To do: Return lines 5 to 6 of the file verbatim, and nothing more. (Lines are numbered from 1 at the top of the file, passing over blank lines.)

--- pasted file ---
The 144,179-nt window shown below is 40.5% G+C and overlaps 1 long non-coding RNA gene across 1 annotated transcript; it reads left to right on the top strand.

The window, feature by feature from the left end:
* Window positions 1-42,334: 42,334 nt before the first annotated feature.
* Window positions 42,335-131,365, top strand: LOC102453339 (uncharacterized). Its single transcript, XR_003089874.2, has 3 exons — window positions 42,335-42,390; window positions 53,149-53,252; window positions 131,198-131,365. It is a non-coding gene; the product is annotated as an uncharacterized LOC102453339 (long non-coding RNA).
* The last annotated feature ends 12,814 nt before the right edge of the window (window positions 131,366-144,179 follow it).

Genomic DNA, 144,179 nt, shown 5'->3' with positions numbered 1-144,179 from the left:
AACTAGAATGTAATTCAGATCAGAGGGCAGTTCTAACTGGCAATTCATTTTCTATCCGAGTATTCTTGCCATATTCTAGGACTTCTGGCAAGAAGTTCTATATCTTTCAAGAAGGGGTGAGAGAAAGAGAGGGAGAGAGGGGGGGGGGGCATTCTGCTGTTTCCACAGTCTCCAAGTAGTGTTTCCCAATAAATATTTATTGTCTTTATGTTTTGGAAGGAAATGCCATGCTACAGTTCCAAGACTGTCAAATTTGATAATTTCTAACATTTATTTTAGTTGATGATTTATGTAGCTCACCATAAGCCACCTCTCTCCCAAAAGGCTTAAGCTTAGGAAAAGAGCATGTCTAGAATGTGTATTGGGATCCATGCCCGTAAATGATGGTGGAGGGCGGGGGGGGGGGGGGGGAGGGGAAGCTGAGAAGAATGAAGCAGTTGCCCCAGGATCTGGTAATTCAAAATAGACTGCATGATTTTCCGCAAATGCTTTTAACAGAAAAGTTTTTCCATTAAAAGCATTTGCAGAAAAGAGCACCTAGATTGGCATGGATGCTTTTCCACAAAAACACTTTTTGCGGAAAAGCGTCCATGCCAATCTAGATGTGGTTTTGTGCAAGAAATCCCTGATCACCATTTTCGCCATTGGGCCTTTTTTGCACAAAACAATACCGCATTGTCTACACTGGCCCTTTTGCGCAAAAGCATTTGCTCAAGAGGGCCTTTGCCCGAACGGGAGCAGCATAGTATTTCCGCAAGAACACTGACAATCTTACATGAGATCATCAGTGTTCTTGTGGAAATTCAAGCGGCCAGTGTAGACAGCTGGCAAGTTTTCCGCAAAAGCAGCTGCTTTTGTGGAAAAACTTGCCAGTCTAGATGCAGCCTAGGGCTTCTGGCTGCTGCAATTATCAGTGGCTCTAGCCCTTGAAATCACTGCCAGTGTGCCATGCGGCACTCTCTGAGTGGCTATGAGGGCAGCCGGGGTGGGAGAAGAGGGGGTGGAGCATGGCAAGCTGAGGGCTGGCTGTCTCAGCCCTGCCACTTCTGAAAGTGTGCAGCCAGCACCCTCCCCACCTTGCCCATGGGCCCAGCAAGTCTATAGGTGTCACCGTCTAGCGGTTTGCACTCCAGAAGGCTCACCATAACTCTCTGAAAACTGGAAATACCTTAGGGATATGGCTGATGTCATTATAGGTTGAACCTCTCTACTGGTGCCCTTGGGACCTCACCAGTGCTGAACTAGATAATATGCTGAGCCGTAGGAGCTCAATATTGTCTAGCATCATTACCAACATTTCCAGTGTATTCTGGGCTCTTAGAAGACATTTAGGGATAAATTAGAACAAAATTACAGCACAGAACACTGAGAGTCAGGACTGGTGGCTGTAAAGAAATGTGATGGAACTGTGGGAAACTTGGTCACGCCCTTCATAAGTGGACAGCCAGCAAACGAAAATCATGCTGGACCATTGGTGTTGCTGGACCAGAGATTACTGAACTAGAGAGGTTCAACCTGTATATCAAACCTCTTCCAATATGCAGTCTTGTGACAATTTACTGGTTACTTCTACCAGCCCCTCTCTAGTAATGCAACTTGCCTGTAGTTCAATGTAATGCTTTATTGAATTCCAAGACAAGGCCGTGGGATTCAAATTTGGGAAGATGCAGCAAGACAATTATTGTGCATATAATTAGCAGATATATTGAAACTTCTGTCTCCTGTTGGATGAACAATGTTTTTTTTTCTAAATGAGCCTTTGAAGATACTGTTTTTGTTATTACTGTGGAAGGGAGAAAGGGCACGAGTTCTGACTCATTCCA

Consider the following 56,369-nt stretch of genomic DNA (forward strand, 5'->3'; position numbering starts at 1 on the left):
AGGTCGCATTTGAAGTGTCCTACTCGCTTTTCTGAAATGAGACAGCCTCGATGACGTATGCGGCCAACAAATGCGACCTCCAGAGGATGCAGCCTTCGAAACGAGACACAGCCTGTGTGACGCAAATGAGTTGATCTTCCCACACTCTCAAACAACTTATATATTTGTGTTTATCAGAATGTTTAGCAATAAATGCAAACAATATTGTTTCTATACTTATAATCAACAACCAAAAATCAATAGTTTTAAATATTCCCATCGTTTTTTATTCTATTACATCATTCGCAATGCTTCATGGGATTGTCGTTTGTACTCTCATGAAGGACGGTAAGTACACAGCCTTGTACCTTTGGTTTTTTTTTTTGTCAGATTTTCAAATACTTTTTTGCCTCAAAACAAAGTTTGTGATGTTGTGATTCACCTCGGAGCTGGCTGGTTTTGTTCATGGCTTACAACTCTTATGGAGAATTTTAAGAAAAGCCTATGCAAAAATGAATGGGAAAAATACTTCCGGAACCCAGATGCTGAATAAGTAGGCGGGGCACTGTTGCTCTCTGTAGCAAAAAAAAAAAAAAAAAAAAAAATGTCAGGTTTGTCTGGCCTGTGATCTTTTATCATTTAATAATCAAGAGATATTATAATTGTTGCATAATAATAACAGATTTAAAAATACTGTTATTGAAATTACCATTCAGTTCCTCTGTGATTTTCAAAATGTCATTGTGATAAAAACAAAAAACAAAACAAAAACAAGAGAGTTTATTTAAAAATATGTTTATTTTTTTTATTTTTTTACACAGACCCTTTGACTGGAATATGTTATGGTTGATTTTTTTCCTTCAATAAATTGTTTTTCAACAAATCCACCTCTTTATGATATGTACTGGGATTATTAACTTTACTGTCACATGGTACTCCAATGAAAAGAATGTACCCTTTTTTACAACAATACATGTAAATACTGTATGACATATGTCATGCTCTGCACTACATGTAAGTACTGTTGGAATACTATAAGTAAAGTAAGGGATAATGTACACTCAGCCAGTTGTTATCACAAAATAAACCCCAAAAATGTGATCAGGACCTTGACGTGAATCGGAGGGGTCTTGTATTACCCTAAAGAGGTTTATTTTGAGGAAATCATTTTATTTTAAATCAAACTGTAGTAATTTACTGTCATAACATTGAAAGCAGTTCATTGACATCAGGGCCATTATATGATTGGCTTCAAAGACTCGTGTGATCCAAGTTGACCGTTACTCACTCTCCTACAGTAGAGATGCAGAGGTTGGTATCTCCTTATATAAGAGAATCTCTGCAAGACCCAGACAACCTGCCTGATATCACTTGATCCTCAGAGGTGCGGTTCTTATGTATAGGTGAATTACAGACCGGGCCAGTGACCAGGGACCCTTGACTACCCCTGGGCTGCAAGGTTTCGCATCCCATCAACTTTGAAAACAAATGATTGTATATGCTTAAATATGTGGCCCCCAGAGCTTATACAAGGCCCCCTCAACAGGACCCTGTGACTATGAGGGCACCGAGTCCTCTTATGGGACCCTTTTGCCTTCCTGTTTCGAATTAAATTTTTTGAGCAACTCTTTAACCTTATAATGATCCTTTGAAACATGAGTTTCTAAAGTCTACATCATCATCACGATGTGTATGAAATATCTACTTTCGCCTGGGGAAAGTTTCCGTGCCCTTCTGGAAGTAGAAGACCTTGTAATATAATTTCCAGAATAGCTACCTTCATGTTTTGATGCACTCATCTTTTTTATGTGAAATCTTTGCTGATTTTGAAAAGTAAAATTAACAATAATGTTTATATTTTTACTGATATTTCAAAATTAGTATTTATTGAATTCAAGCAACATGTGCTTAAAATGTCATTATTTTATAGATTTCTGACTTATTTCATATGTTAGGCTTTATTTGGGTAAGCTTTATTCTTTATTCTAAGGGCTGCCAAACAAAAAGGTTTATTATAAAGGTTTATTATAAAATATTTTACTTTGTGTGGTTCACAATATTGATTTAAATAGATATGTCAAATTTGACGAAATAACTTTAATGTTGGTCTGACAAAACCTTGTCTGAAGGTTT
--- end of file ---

* The last annotated feature ends 12,814 nt before the right edge of the window (window positions 131,366-144,179 follow it).

Genomic DNA, 144,179 nt, shown 5'->3' with positions numbered 1-144,179 from the left: